When I had my babies in 1976 and 1978, we all slept on a king-size mattress on the floor. It seemed natural to me; I had travelled to India and knew that co-sleeping was ordinary for an entire family. If my baby woke, breastfed, and then fussed or cried, my husband got up, strapped him/her to his chest and fell asleep that way on a giant bean-bag chair we had in the living room. That way, neither one of us was sleep-deprived, and our babies didn’t ever cry-it-out.

Today, parents are warned over and over again that they should not sleep with their infants. Thankfully, some experts have come forth recanting that message and offering parents useful advice about HOW to sleep with their babies.


From – Australia’s Website for All Things Baby:

Babies and sleep: it can seem that the two are mutually exclusive. Recent research has suggested that many mothers who have been diagnosed as having post-natal depression are actually suffering extreme fatigue from waking to their babies at night.

This has puzzled me, knowing that almost all babies waken to feed during the night, and especially breastfed babies, because breastmilk is so easily and quickly digested. I have read research documenting the many times that mothers in other cultures feed their babies at night, apparently without distress or depression.

Night waking had been an issue for me with my first baby, and I had felt rather “sleep-deprived” in the early months. By the time my second was born, I had learned – mostly from experienced mothers – that most babies wake up, and I felt more relaxed about it.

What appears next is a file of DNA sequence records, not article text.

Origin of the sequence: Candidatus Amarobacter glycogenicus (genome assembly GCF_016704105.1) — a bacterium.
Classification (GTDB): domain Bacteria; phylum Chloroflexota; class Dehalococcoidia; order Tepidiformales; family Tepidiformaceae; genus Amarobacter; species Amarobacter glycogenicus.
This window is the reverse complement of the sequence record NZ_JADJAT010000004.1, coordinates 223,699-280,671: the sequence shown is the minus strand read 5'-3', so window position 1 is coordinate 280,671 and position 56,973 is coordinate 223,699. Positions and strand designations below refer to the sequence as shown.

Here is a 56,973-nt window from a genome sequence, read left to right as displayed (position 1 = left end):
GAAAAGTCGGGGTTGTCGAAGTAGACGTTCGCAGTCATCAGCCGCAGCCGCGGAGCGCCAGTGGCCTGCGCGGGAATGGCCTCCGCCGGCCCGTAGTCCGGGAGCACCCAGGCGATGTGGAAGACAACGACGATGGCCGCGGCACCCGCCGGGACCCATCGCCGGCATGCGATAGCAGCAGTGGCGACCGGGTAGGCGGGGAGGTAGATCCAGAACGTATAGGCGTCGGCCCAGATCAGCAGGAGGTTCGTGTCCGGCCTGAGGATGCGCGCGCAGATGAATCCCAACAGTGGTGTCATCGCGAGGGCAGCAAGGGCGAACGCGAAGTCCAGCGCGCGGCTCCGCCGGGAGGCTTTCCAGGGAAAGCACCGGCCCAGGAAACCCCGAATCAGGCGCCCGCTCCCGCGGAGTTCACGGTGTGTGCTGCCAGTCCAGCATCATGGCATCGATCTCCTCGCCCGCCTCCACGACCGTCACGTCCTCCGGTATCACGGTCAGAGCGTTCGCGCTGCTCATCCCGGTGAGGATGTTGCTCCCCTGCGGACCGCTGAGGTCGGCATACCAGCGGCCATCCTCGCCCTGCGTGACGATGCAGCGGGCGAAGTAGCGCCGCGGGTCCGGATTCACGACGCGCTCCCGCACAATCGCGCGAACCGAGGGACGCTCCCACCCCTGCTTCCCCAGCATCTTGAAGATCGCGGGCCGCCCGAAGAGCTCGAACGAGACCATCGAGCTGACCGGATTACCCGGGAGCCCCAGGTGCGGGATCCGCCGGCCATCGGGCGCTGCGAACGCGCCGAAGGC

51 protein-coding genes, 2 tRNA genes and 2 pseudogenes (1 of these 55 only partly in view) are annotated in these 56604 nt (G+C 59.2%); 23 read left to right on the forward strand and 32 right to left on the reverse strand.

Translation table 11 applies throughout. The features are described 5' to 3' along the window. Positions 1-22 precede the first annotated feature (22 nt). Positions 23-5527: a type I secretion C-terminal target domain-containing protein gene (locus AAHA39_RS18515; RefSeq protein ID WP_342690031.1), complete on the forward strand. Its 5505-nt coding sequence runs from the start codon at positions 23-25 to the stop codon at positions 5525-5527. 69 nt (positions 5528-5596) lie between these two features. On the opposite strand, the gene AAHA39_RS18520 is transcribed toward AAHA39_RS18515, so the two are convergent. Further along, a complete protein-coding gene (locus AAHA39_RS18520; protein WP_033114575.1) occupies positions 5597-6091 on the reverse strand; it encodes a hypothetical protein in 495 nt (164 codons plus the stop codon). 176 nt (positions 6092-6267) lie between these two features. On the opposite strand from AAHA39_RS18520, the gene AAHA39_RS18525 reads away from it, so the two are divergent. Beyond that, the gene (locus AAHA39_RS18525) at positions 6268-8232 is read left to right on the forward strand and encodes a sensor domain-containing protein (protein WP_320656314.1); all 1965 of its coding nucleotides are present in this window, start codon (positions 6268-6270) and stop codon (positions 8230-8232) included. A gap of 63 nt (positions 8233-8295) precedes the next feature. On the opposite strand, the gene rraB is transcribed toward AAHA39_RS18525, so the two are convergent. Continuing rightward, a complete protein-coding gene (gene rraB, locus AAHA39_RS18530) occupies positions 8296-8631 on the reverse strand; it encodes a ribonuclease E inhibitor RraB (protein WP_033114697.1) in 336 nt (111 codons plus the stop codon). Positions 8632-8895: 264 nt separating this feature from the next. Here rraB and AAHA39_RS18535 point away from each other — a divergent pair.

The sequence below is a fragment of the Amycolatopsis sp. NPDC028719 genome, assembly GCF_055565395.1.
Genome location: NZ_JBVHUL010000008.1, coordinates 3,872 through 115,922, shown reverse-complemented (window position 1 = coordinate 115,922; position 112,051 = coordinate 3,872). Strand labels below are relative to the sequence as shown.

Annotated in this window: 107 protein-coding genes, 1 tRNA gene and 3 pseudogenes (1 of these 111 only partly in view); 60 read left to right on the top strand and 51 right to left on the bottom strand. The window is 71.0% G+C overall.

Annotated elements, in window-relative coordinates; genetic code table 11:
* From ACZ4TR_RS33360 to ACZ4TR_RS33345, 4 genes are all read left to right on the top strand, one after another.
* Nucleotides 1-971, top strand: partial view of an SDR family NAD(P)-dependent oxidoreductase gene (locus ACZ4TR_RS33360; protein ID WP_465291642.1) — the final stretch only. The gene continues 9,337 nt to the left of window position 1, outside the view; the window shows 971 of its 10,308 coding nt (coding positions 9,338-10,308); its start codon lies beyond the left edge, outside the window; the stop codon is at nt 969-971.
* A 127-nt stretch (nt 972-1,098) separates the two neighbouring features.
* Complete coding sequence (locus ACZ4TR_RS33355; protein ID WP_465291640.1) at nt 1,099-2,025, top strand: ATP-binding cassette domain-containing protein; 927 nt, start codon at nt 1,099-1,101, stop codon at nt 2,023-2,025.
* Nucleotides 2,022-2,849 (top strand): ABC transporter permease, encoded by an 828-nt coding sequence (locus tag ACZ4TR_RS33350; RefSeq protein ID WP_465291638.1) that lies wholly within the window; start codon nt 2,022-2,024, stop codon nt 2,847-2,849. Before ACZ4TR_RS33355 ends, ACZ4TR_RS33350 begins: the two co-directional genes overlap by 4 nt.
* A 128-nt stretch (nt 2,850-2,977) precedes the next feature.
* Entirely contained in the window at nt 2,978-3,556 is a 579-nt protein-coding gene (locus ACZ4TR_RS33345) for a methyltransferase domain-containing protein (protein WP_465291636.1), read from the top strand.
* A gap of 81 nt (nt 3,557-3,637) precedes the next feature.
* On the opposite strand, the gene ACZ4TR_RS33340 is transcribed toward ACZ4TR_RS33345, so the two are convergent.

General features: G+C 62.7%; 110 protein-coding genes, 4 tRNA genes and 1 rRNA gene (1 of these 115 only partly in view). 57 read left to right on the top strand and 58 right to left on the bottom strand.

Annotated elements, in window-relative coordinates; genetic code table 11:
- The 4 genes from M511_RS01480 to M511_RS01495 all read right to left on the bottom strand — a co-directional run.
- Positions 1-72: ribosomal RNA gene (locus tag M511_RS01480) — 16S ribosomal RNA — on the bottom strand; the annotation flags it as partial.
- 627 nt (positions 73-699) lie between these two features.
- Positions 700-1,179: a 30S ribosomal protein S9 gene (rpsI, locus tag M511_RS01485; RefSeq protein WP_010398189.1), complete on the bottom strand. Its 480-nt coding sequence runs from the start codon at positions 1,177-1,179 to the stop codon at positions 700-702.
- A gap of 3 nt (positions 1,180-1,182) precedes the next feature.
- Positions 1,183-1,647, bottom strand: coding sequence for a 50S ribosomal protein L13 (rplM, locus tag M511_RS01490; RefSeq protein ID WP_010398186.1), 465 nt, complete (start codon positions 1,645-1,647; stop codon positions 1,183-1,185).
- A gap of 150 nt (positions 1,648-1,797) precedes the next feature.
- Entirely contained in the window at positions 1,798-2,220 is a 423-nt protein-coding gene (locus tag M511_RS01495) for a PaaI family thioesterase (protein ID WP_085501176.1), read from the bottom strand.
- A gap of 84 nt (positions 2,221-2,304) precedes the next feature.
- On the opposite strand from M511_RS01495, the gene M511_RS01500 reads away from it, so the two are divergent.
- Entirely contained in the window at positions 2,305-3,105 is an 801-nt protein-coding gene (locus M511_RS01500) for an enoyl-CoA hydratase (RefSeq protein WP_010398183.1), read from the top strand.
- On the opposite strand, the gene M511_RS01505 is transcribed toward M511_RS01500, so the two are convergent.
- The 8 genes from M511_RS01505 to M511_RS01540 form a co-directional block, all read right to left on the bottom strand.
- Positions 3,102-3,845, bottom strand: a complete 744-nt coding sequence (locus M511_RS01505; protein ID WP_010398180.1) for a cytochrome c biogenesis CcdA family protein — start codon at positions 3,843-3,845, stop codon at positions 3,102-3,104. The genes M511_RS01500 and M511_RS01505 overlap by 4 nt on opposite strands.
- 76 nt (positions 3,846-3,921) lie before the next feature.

I discovered that we all slept better in bed together, and that I felt less fatigued, even though Zoe breastfed 3 or 4 times nightly. I would wake as she stirred, and feed her before she cried; this saved my husband from being disturbed, and he was more available for the early morning shift.

Co-sleeping, or bed-sharing, also synchronized our cycles of deep and light sleep, so I was already in light sleep when Zoe awoke, and I didn’t have that panicked feeling at being woken from deep sleep. Even better, I didn’t have to get out of bed, and I often fell asleep after a few minutes with Zoe still on the breast.

My experiences are confirmed by the elegant research done by James McKenna, Professor of Anthropology at University of Notre Dame, Indiana, US and his colleagues, who invited 35 mother-baby pairs into a sleep research laboratory, and monitored overnight their sleep patterns as they slept together or in separate rooms. They found that, not only did co-sleeping pairs get into the same sleep cycles, but that babies who co-slept experienced more frequent “arousals”, triggered by the mother’s movements, and spent less time in deep sleep.

As a researcher in SIDS, Professor McKenna believes that these low-level arousals, which did not actually awaken either partner, give the baby practice in arousing itself. This may lessen a baby’s susceptibility to some forms of SIDS which are thought to be caused by failure to arouse from deep sleep to re-establish breathing patterns.